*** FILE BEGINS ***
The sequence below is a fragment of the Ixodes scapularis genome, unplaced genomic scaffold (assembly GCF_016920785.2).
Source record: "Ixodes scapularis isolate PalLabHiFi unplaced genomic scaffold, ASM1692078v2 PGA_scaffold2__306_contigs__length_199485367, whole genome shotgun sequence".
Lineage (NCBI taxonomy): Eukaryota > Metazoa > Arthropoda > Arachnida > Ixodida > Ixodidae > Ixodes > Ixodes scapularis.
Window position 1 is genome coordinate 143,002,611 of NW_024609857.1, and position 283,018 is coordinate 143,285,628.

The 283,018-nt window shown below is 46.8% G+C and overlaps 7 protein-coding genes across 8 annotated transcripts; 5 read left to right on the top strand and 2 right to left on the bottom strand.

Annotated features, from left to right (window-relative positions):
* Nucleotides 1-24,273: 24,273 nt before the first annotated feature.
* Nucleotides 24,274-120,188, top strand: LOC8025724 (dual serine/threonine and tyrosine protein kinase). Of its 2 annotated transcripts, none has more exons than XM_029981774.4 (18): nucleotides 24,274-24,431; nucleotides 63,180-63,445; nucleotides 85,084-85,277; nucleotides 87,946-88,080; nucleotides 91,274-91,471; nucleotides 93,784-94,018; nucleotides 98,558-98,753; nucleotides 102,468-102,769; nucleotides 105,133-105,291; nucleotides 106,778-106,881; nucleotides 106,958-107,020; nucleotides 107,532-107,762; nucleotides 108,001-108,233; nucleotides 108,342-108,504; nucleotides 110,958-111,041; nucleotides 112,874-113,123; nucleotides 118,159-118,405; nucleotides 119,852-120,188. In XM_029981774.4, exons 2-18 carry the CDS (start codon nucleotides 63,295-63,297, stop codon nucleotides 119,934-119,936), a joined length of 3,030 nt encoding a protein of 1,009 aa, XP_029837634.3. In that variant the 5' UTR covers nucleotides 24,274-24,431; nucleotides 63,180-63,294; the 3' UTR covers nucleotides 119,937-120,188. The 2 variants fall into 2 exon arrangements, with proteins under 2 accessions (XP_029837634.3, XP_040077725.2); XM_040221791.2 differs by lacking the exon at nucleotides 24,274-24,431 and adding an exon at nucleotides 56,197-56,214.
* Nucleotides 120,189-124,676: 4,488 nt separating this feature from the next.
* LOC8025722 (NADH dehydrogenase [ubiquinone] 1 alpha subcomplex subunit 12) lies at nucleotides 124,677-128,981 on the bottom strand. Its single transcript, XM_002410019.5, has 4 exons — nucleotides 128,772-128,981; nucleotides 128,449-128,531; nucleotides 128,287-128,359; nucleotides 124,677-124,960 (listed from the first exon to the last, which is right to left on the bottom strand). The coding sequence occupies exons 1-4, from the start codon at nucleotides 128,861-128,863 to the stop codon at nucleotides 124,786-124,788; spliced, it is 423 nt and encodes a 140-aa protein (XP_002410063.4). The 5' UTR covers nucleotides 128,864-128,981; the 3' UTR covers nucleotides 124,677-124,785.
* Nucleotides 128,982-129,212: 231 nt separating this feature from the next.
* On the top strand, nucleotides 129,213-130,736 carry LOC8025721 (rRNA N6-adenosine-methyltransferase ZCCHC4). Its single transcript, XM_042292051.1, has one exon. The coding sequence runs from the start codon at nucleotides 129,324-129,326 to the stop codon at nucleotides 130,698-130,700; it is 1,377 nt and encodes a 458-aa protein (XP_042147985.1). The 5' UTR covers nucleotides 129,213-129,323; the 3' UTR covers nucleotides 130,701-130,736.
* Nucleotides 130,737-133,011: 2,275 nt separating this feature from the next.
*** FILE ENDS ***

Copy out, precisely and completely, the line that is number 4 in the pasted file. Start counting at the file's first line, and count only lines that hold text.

Window position 1 is genome coordinate 143,002,611 of NW_024609857.1, and position 283,018 is coordinate 143,285,628.